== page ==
In case of supervised learning, the major concept is to baseline the prediction on the basis of labelled data and the target variable, which is of continuous nature. Supervised learning is differentiated between classification and regression. In the case of categorical data, we use different classification techniques, while in this example, we will focus on multiple linear regression. This is defined as a statistical technique used to predict the outcome of a response variable through several explanatory variables and model the relationships between them.

Figure 2b: Comparative view of supervised techniques
Figure 3: Steps for data cleansing with pandas functions

As part of the detailed implementation phase, we will start with data preparation and cleansing to remove biases and errors. We will use Python techniques to remove the null values in the data set. The Python pandas dataframe library has methods to help data cleansing as shown below. This method will remove the null values in the data set:

# Removing the missing value rows in the dataset
dataset = dataset.dropna(axis=0, subset=['Year','Publisher'])

We will now derive the dependent and independent variables out of different attributes in the columns. Our prime goal is to review the relationship between independent and dependent variables, denoted by x and y, respectively. This can be achieved by using the heat map technique to derive the correlation between different features, and evaluate the result to calculate the outcome of the variables. The statistical method heat map is a great technique used to visualise the correlation matrix of data for feature selection to solve business problems. We can see from the heat map in Figure 4 that dependent features like NA_Sales, JP_Sales, EU_Sales and Other_Sales are more contextual and relevant for the analysis.
Now, as the correlated feature set, which impacts the main analysis, is identified, we will focus on the actual algorithm and model selection, which may run in multiple iterations.

Figure 4: Heat map to represent 2D visualisation of correlation between attributes or features

Generally, we split the actual data set into a train, test it in an 80:20 ratio and iteratively run the different regression techniques. The train:test split can be easily executed with the Python library sklearn, as shown below:

#from sklearn.model_selection import train_test_split
x_train,x_test,y_train,y_test = train_test_split(x,y,test_size=0.2,random_state=0)

Figure 5 shows the Google Colab screenshot, where we have uploaded the data set csv file from the local drive and executed it. We can see on the top right corner the allocated disk and RAM for executing the Python codebase below, while the highlighted section provides a method to choose the file through a browser pop-up to upload the data file vgsales.csv from Kaggle.

Figure 5: Colab screenshot for uploading data files

We are now in the ultimate phase of executing the algorithm, which is readily available from the Python sklearn library to train the model with the training data set for multiple linear regression. You can see the standard package for it, imported from the sklearn library:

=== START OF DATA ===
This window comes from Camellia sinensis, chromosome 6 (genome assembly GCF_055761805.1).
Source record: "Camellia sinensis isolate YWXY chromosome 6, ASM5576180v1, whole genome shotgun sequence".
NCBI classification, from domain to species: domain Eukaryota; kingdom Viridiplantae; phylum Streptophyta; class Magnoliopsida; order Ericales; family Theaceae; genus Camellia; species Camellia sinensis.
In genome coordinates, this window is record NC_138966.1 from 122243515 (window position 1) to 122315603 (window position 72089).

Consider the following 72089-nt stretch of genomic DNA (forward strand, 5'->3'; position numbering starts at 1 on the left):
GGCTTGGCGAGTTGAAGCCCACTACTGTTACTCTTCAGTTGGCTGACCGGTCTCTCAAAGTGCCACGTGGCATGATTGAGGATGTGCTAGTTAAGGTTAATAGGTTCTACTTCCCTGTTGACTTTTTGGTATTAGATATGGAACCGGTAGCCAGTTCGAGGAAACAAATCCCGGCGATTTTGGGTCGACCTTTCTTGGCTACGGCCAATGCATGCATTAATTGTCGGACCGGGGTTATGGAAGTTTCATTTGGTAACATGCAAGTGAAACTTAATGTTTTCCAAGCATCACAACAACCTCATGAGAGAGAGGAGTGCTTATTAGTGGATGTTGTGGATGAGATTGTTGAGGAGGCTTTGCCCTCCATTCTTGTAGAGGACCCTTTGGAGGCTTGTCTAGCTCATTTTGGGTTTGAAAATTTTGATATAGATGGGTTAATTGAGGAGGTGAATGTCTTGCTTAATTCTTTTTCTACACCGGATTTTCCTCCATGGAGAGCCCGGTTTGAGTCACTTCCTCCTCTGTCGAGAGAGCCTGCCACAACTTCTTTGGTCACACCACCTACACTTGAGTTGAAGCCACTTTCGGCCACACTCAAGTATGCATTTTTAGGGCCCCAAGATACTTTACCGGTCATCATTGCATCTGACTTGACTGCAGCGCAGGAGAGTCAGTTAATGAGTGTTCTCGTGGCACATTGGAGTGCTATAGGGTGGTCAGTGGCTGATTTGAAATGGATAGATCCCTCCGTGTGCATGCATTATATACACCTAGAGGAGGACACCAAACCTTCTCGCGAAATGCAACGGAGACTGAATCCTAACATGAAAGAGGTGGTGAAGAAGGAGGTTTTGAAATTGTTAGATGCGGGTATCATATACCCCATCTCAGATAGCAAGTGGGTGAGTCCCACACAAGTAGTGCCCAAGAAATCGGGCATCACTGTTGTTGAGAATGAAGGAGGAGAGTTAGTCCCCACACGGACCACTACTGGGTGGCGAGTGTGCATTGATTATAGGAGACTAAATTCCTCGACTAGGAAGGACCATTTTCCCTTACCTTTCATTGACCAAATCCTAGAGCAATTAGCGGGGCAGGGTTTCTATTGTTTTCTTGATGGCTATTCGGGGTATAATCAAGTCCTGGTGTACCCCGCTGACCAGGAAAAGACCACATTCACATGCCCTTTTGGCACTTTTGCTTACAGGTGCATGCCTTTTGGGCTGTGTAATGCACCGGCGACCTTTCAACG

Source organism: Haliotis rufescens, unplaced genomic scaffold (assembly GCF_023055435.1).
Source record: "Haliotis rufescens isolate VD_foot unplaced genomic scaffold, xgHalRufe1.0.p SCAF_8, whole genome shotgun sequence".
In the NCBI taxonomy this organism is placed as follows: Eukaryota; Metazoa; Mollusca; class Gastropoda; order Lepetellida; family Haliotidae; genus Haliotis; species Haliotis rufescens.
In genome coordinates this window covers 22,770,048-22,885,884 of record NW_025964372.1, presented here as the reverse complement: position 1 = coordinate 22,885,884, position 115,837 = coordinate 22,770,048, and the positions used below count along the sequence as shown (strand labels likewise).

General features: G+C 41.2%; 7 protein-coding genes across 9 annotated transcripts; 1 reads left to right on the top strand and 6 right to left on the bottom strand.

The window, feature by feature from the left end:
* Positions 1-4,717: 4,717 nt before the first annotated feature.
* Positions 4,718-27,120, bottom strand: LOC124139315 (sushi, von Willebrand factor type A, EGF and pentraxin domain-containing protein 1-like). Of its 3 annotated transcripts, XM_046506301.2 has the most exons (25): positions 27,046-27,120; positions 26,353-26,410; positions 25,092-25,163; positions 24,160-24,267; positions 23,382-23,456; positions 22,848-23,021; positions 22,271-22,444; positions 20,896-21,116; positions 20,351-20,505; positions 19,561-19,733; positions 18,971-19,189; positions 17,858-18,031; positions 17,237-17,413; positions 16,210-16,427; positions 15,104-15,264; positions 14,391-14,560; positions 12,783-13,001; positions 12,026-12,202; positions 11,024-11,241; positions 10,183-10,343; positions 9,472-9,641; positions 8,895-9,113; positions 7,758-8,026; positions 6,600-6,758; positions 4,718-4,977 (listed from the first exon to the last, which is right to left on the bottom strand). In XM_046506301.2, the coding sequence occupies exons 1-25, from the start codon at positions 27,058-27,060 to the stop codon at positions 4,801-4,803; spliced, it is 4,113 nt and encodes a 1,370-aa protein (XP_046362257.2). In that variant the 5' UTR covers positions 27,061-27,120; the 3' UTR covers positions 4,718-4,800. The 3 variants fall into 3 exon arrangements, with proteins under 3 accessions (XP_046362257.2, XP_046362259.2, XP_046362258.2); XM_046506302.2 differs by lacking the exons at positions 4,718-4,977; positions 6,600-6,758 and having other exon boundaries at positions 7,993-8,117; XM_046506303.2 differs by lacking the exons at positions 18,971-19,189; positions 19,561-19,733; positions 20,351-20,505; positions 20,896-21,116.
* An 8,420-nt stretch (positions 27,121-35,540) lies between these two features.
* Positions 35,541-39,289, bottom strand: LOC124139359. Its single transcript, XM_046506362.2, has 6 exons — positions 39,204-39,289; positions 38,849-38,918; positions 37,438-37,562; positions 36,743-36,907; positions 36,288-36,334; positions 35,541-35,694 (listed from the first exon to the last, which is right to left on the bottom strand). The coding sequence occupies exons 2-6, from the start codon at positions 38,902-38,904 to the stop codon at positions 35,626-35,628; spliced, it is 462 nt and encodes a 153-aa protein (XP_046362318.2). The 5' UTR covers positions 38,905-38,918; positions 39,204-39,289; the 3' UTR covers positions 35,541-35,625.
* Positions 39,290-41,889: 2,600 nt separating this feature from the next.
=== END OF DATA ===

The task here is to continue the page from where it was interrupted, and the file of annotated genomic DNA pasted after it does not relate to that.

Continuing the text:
from sklearn.linear_model import LinearRegression
regressor_MultiLinear = LinearRegression()

Once the model is trained, we will predict the actual test results and r2 coefficient, which is an effective way to find and compare the accuracy while applying various techniques of regression. The best possible score is 1.0, and it can be negative if the model selected is arbitrarily worse. The standard definition of the r2 score in statistics is the proportion of the variance in the dependent variable that is predictable from the independent variable(s).

## Predicting test results
y_pred = regressor_MultiLinear.predict(x_test)
# Calculating r2 score
from sklearn.metrics import r2_score
r2_MultiLinear = r2_score(y_test,y_pred)

There are several standard models associated with the regression technique like polynomial regression, XGBoost, decision tree, K-Nearest neighbour regression, random forest regression, linear support vector regression, non-linear support vector, etc.

Figure 6: Colab screenshot of the predicted sales volume and degree of coefficient

The real scenario should capture the r2 score of many of these different regression techniques for the final model selection for prediction.

Figure 7: Flowchart for the execution of an ML pipeline

The above technique falls in the category of supervised learning based on a continuous data set, and is a widely accepted process for recommendation, ranking, prediction, etc, for large heuristic data sets. In fact, you could go through the same in Google Colab with the given data set to apply various models and compare the r2 score, in order to gauge the accuracy of the model to be selected for the test data. Figure 7 gives the flowchart for the execution of a typical ML pipeline 70/30 distribution in a training test split.